Peel’s secretary was murdered in Whitehall in 1842. Security became an issue, Downing Street’s residential popularity declined. The building of the Foreign Office, complete with its own Cabinet Room, in the late 1860s dwarfed Downing Street’s prestige. Rather than abandon it, Disraeli had it modernised to closer to what people recognise today.

The 20th Century

Visitors pass through the door, past cloakroom and Cabinet Room, to the Grand Staircase, walls carrying paintings or pictures of every Prime Minster in chronological order, most recent at the top. There are also Cabinet group photos and records of Imperial Conferences at the bottom. It’s a walk up history’s ladder.

Clement Attlee (of whom Churchill said: “an empty taxi drew up in Downing Street, and Attlee got out’), Eden, Macmillan, Douglas-Home, Wilson (“Whichever Party is in office, the Treasury is in power’), Heath, Callaghan, Major, Blair and Brown are the more recent holders of the office, and Margaret Thatcher, Britain’s first (and so far, only) woman Prime Minister. All served during differently turbulent times.

Wars, international/financial/domestic crises, personal sagas, political ebbs and tides, royal visits, foreign heads of state, celebrities/MPs/Lords and ordinary petitioners eager to hand in their supplications to officials inside and pose for photos with the famous door behind them, Number 10 has seen drama; it’s like a stage set. The Downing Street walk from gate to house, is like Hollywood without red carpet.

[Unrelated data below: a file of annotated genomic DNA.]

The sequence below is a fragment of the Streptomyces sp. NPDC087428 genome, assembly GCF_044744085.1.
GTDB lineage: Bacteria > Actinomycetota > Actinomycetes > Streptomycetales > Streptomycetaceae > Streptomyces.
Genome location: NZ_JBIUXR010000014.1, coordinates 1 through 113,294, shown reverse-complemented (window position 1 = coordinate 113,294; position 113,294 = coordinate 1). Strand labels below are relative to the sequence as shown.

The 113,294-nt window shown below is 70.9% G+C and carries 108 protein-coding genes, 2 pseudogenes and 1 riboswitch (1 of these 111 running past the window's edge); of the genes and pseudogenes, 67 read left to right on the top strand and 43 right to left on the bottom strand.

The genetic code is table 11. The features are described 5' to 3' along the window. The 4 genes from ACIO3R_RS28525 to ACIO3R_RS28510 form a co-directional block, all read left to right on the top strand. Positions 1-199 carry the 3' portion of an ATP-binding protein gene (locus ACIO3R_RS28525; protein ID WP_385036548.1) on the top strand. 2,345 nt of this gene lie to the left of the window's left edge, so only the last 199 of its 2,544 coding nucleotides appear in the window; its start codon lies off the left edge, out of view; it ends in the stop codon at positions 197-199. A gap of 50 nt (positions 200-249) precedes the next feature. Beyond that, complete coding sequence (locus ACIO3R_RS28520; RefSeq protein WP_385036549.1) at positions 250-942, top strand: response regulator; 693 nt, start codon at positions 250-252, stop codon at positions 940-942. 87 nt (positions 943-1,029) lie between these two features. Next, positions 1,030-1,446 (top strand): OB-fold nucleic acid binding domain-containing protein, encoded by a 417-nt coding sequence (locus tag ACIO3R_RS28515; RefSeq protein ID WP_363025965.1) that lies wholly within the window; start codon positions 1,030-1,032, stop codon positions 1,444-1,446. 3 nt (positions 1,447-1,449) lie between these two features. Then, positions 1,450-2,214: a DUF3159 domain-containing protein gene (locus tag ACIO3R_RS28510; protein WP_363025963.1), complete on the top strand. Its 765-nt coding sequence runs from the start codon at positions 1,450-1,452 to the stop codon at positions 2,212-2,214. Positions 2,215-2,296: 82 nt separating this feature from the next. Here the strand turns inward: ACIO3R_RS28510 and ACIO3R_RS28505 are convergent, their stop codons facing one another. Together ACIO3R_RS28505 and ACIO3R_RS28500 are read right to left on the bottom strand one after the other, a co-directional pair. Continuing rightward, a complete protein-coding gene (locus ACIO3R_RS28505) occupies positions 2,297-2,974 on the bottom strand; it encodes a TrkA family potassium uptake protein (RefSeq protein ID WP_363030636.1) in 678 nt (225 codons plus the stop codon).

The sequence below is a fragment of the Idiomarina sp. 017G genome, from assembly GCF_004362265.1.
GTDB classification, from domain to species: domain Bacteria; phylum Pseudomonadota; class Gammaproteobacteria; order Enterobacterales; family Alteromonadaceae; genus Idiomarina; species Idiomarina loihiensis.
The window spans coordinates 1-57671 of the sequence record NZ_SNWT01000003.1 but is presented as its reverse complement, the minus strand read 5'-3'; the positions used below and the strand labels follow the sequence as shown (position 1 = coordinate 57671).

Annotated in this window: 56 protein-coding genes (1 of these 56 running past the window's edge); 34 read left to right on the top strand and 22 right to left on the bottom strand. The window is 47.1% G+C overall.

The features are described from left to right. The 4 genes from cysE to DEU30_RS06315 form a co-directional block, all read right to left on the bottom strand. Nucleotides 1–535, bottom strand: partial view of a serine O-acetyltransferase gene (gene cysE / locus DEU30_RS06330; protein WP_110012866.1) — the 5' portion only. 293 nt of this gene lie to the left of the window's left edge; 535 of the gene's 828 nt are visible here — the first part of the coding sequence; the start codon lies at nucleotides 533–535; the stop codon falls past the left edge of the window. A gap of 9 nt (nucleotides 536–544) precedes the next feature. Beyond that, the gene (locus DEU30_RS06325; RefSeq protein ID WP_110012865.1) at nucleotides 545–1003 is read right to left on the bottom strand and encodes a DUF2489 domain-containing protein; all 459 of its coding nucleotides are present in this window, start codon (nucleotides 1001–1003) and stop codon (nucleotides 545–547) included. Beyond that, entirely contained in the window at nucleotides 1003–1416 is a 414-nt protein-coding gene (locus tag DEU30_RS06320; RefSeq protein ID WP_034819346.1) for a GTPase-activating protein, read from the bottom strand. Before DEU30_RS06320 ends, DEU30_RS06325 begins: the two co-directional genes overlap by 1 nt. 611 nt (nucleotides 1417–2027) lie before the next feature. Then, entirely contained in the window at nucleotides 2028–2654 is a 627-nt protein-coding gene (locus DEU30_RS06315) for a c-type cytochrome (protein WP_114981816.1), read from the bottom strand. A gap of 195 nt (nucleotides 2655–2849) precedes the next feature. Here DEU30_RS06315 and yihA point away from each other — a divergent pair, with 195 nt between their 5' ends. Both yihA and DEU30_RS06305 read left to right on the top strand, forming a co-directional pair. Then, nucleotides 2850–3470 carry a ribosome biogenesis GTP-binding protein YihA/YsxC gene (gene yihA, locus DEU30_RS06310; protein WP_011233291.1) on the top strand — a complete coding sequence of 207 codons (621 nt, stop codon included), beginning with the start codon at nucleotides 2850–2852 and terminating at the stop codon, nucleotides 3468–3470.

Number 11 is usually occupied by the Chancellor of the Exchequer. William Gladstone, beginning in 1881 claimed residence in all three, 10,11 and 12, as he was Prime Minister and Chancellor simultaneously. After victory in 1997, Tony Blair took Number 11’s more spacious apartment, as his family had 3 young children (and a baby later), while his Chancellor, at that time unmarried Gordon Brown, took the smaller flat above Number 10.

Ubiquitous Security

In 2001, Number 9 was named after reorganisation, and is the Downing Street entrance to the Privy Council office and home of the Government Chief Whip. Previously, this office bearer resided at Number 12, now the PM’s Press Office, Strategic Communications Unit and Information & Research Unit.

Despite earlier security fears, it was not till 1989, fearing Provisional IRA terrorist attack on the PM (Margaret Thatcher), black gates were constructed, public access denied. Any member of the public nowadays demanding right of entry without an appointment gets short shift, as ‘it’s not a public road’ any longer. Demonstrations are kept across Whitehall, opposite the gates.

Such are the times in which people move about tourist areas like central London. Security is almost as tight at the Houses of Parliament and Westminster Hall, a few hundred yards away. People lobbying there or seeking entry in controlled numbers to Downing Street expect to be searched and watched. It’s worth it, even for those who can but stare through railings, to see living democracy, culture and history in action.

Read On

First published on Suite 101, 6 April 2011.

Image: Number 10’s Iconic Black Door – robertsharp